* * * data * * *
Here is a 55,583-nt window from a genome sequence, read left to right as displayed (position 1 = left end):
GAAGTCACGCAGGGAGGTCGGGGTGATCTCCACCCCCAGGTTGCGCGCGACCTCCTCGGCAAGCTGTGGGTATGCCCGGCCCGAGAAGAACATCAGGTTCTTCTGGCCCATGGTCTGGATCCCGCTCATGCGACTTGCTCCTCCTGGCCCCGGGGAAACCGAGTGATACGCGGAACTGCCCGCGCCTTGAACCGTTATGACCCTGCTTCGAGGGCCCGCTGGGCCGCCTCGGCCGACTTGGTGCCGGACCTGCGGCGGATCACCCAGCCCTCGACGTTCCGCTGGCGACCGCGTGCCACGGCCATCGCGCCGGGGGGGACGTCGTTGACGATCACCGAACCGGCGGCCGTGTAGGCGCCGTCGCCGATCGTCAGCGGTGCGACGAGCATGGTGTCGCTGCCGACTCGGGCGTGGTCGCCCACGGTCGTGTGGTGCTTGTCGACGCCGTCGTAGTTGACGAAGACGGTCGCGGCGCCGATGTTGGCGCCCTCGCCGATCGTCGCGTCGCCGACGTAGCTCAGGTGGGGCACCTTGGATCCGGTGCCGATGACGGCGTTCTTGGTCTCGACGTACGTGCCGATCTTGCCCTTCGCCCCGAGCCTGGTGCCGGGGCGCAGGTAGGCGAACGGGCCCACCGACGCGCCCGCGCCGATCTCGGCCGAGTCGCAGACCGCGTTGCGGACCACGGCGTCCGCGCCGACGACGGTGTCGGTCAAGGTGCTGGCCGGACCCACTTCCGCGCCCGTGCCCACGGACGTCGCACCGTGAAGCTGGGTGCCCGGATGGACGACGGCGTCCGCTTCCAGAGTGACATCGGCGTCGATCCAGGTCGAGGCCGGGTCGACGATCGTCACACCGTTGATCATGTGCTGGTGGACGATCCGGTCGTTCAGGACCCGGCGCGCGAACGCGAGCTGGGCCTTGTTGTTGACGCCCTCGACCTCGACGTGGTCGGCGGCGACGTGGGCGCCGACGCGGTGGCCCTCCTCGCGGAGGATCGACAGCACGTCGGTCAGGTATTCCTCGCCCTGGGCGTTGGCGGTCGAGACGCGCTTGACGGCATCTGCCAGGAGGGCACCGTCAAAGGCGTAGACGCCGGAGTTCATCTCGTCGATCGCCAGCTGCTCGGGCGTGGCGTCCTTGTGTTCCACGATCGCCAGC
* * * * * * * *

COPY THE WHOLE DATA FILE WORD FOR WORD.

Here is a 55,583-nt window from a genome sequence, read left to right as displayed (position 1 = left end):
GAAGTCACGCAGGGAGGTCGGGGTGATCTCCACCCCCAGGTTGCGCGCGACCTCCTCGGCAAGCTGTGGGTATGCCCGGCCCGAGAAGAACATCAGGTTCTTCTGGCCCATGGTCTGGATCCCGCTCATGCGACTTGCTCCTCCTGGCCCCGGGGAAACCGAGTGATACGCGGAACTGCCCGCGCCTTGAACCGTTATGACCCTGCTTCGAGGGCCCGCTGGGCCGCCTCGGCCGACTTGGTGCCGGACCTGCGGCGGATCACCCAGCCCTCGACGTTCCGCTGGCGACCGCGTGCCACGGCCATCGCGCCGGGGGGGACGTCGTTGACGATCACCGAACCGGCGGCCGTGTAGGCGCCGTCGCCGATCGTCAGCGGTGCGACGAGCATGGTGTCGCTGCCGACTCGGGCGTGGTCGCCCACGGTCGTGTGGTGCTTGTCGACGCCGTCGTAGTTGACGAAGACGGTCGCGGCGCCGATGTTGGCGCCCTCGCCGATCGTCGCGTCGCCGACGTAGCTCAGGTGGGGCACCTTGGATCCGGTGCCGATGACGGCGTTCTTGGTCTCGACGTACGTGCCGATCTTGCCCTTCGCCCCGAGCCTGGTGCCGGGGCGCAGGTAGGCGAACGGGCCCACCGACGCGCCCGCGCCGATCTCGGCCGAGTCGCAGACCGCGTTGCGGACCACGGCGTCCGCGCCGACGACGGTGTCGGTCAAGGTGCTGGCCGGACCCACTTCCGCGCCCGTGCCCACGGACGTCGCACCGTGAAGCTGGGTGCCCGGATGGACGACGGCGTCCGCTTCCAGAGTGACATCGGCGTCGATCCAGGTCGAGGCCGGGTCGACGATCGTCACACCGTTGATCATGTGCTGGTGGACGATCCGGTCGTTCAGGACCCGGCGCGCGAACGCGAGCTGGGCCTTGTTGTTGACGCCCTCGACCTCGACGTGGTCGGCGGCGACGTGGGCGCCGACGCGGTGGCCCTCCTCGCGGAGGATCGACAGCACGTCGGTCAGGTATTCCTCGCCCTGGGCGTTGGCGGTCGAGACGCGCTTGACGGCATCTGCCAGGAGGGCACCGTCAAAGGCGTAGACGCCGGAGTTCATCTCGTCGATCGCCAGCTGCTCGGGCGTGGCGTCCTTGTGTTCCACGATCGCCAGC